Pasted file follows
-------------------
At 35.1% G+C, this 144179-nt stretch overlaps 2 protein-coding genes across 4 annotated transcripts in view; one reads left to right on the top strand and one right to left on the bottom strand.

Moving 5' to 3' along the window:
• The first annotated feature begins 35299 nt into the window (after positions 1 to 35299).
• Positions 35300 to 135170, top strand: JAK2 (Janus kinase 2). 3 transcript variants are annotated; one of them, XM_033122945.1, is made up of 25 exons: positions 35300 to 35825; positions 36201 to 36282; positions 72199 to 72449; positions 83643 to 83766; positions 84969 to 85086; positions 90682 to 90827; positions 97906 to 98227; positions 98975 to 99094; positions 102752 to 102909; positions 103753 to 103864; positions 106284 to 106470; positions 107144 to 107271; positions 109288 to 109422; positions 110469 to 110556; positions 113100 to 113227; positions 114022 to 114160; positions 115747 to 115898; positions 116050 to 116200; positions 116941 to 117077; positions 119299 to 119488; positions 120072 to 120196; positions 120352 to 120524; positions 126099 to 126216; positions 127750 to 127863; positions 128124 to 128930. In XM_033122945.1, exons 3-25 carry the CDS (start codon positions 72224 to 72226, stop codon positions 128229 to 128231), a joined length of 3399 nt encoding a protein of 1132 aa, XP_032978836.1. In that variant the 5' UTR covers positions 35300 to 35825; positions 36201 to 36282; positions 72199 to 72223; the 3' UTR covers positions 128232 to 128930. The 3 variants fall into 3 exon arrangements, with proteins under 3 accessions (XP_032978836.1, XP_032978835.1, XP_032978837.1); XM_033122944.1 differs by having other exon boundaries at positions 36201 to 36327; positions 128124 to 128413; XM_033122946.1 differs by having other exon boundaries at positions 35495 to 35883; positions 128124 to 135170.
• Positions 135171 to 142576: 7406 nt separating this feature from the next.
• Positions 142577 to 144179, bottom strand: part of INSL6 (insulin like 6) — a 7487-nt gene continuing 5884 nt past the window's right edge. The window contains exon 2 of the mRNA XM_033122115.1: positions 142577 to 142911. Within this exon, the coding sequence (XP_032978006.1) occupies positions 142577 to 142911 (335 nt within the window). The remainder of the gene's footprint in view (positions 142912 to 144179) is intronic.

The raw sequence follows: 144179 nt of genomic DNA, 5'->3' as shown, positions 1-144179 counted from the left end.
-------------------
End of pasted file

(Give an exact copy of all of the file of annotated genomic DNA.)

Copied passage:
At 35.1% G+C, this 144179-nt stretch overlaps 2 protein-coding genes across 4 annotated transcripts in view; one reads left to right on the top strand and one right to left on the bottom strand.

Moving 5' to 3' along the window:
• The first annotated feature begins 35299 nt into the window (after positions 1 to 35299).
• Positions 35300 to 135170, top strand: JAK2 (Janus kinase 2). 3 transcript variants are annotated; one of them, XM_033122945.1, is made up of 25 exons: positions 35300 to 35825; positions 36201 to 36282; positions 72199 to 72449; positions 83643 to 83766; positions 84969 to 85086; positions 90682 to 90827; positions 97906 to 98227; positions 98975 to 99094; positions 102752 to 102909; positions 103753 to 103864; positions 106284 to 106470; positions 107144 to 107271; positions 109288 to 109422; positions 110469 to 110556; positions 113100 to 113227; positions 114022 to 114160; positions 115747 to 115898; positions 116050 to 116200; positions 116941 to 117077; positions 119299 to 119488; positions 120072 to 120196; positions 120352 to 120524; positions 126099 to 126216; positions 127750 to 127863; positions 128124 to 128930. In XM_033122945.1, exons 3-25 carry the CDS (start codon positions 72224 to 72226, stop codon positions 128229 to 128231), a joined length of 3399 nt encoding a protein of 1132 aa, XP_032978836.1. In that variant the 5' UTR covers positions 35300 to 35825; positions 36201 to 36282; positions 72199 to 72223; the 3' UTR covers positions 128232 to 128930. The 3 variants fall into 3 exon arrangements, with proteins under 3 accessions (XP_032978836.1, XP_032978835.1, XP_032978837.1); XM_033122944.1 differs by having other exon boundaries at positions 36201 to 36327; positions 128124 to 128413; XM_033122946.1 differs by having other exon boundaries at positions 35495 to 35883; positions 128124 to 135170.
• Positions 135171 to 142576: 7406 nt separating this feature from the next.
• Positions 142577 to 144179, bottom strand: part of INSL6 (insulin like 6) — a 7487-nt gene continuing 5884 nt past the window's right edge. The window contains exon 2 of the mRNA XM_033122115.1: positions 142577 to 142911. Within this exon, the coding sequence (XP_032978006.1) occupies positions 142577 to 142911 (335 nt within the window). The remainder of the gene's footprint in view (positions 142912 to 144179) is intronic.

The raw sequence follows: 144179 nt of genomic DNA, 5'->3' as shown, positions 1-144179 counted from the left end.